Paid too much for an overvalued business?
When the New York Times announced in February 2022 that they had bought the popular free to play word game Wordle for a seven-figure sum, there were a few raised eyebrows. How could a game that was only launched a few months earlier, which has never generated any income, already be worth millions of pounds?
The answer lies in the potential of the game to help the New York Times boost its online subscription numbers, and in doing so substantially increase its revenue. Nobody yet knows whether this strategy will work, but it is a gamble that the publisher is willing to take.
There are lots of ways to value a business, so there is plenty of scope for valuations to differ. But what happens when you have agreed to buy an established business that you subsequently discover has been significantly overvalued? Do you have any right to insist on the deal being reversed and can you claim compensation where you have relied on a professional valuation or on representations made by the seller?
As Ashtons dispute resolution lawyer, Sam Lees, explains: “Your ability to take action will depend on the method of valuation that was adopted, and the terms of the sale agreed. Legal advice at an early stage will be essential to help you determine whether any potential rights of redress may exist and if so against whom. It will also give you the best chance of settling your grievance quickly and where possible without the need for formal court action.”
Valuations based on information provided by the seller
If the valuation of the business was based wholly or substantially on information or audited accounts provided and verified by the seller, then we would advise you to check your sale agreement to see if any warranties have been given to you in respect of the accuracy of the financial information provided.
If they have, and it turns out that the information was not accurate, then you may be able to sue the seller for compensation on the grounds of breach of warranty. However, check the sale contract carefully because there may be restrictions on your ability to take action in respect of a breach unless any losses you have incurred are above a certain threshold.
Where suing for breach of warranty is not an option, but you can show that the price paid was based on written or oral representations made by the seller and on which you relied, you may instead be able to sue for fraudulent, negligent, or innocent misrepresentation.
Fraudulent misrepresentation is likely to have occurred where the seller has made a statement that they knew at the time to be false, or where they were reckless as to the truth of what they were telling you.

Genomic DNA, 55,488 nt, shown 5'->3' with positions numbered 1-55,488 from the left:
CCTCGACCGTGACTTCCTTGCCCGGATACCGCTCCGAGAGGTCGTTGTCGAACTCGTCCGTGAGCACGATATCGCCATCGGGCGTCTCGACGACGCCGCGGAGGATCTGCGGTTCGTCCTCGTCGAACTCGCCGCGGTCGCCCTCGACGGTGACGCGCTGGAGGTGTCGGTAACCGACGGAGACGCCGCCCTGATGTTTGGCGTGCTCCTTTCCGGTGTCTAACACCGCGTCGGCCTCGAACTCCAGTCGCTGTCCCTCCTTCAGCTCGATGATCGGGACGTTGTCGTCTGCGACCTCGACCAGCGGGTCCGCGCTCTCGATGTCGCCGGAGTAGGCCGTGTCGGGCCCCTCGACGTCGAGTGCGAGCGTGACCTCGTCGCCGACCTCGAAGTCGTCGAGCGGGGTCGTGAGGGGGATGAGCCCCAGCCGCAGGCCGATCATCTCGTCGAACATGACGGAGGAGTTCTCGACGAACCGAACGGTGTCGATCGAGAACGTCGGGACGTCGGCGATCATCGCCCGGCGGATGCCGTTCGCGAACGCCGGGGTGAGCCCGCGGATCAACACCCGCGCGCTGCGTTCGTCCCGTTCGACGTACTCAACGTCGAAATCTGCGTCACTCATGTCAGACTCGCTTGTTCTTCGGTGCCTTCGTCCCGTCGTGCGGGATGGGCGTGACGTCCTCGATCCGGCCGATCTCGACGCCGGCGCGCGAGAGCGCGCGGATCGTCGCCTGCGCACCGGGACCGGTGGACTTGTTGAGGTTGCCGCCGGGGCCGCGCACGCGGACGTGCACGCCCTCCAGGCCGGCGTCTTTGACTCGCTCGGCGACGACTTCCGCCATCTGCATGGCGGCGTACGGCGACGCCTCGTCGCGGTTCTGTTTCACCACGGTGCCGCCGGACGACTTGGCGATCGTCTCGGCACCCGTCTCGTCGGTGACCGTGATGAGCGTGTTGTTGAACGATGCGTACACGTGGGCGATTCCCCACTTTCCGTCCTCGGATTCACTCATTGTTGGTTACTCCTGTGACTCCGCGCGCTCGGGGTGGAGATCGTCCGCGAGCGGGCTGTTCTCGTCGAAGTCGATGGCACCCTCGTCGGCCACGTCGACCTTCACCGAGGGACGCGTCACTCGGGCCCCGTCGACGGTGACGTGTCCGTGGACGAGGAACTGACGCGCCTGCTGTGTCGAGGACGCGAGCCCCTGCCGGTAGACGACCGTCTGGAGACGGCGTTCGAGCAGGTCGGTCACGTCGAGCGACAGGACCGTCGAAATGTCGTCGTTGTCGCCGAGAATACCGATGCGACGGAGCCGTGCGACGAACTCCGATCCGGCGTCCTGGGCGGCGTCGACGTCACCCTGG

This is in contrast to negligent misrepresentation, which may have occurred where a false statement has been made carelessly, and innocent misrepresentation where a false statement has been made in ignorance of its inaccuracy.
Again, you will need to check the detail of your contract carefully as it is not uncommon for sellers to try to exclude liability for misrepresentation, which is unsurprising given that in some cases a successful claim brought on this basis may lead to the sale being reversed.
And where the business auditors can be shown to have been negligent in the way that they prepared the sale accounts, then it may be possible for the seller or even possibly the business itself to sue the auditors directly for appropriate compensation.
Valuations based on information provided by your professional advisors
Where you have relied on an assessment of the ‘worth’ of a business undertaken by your own professional advisors and this turns out to be wide of the mark (even allowing for a reasonable margin of error), then it may be possible for you to bring a negligence claim against them instead or in addition to any other claim that you may have.
In this scenario, you should check the terms of your retainer letter to determine the exact parameters of what it is your advisors were instructed to do and ensure that there are no restrictions or limitations which may operate to prevent a claim from being pursued.
How our dispute resolution lawyers can help
If you have purchased a business that you now suspect was overvalued, then we can review the terms of your deal and the circumstances leading up to the sale in order to determine what action you may be able to take in order to obtain redress.
Where you have grounds for making a claim, whether against the seller, the auditors of the business or even your own advisors, then we will contact them and do what we can to resolve matters amicably and on terms that you find acceptable.
And where settlement cannot be achieved, we can support you in taking matters further and in ultimately issuing a legal claim at court where this becomes necessary.
Contact our Dispute Resolution solicitors today
This article is for general information only and does not constitute legal or professional advice. Please note that the law may have changed since this article was published.
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